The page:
• Engage your abs and hold this position for 30-60 seconds.
  • Remember to breathe!
  • If this is still too challenging, you can try your plank at a more elevated angle, such as the edge of a bed or the wall.

4. Marching

Marching, standing or seated on a chair or ball, is a great dynamic (and functional) core-strengthening move.

  • Start by sitting on a ball or chair (or standing) with your feet flat on the ground and abs engaged.
  • Slowly lift one knee at a time, keeping your abs gently tightened while you move slowly and with control.
  • To make this more challenging, you can hold a lightweight in your hand while marching or try lifting both knees at the same time.

5. Bridge

The bridge is a great way to target your glutes and hamstrings while also working your core.

  • Lie flat on your back with feet flat on the ground and shoulder-width apart, knees and hips bent
  • Lift your hips off the ground until your thighs and torso are in line with each other, creating a straight line from your knees to your shoulders. (Don’t lift your hips this high if it’s uncomfortable)
  • Keep your abs and glutes tight, and hold this position for 2-3 seconds before lowering back down to the starting position.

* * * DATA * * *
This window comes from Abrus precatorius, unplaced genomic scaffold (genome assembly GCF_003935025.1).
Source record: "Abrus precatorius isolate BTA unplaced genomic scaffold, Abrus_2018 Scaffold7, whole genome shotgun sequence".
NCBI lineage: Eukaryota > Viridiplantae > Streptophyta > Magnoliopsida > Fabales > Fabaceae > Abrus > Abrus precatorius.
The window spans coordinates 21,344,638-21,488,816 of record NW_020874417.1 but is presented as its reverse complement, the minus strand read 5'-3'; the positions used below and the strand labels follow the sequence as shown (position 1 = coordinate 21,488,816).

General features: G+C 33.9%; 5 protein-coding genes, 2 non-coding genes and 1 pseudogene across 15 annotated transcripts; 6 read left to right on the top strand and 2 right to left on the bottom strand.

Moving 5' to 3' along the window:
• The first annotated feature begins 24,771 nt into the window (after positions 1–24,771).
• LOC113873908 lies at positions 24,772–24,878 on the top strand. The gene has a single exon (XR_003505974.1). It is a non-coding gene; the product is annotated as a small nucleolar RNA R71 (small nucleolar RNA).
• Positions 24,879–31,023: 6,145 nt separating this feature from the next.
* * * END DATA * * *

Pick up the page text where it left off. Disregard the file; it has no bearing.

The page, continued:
• Make sure not to arch or round your back as you lift your hips off the ground.

6. Clam Shells

Clamshells are a great way to work on those deep stabilizing muscles in your low back and hips.

  • Start by lying on your right side with both legs bent (hips and knees both at around 90 degrees if comfortable)
  • Keep your feet together and hips stacked on top of each other
  • Lift your top leg, keeping your feet together, and open up your legs like a clam shell (as if you’re opening and closing a clamshell)
  • Don’t let your hips rotate or tilt as you move- keep them stacked on top of each other.
  • Repeat 10-15 times before switching to the other side
  • If you experience pain or can’t keep good form (too much wobbling), modify your range of motion to be smaller

7. Kegels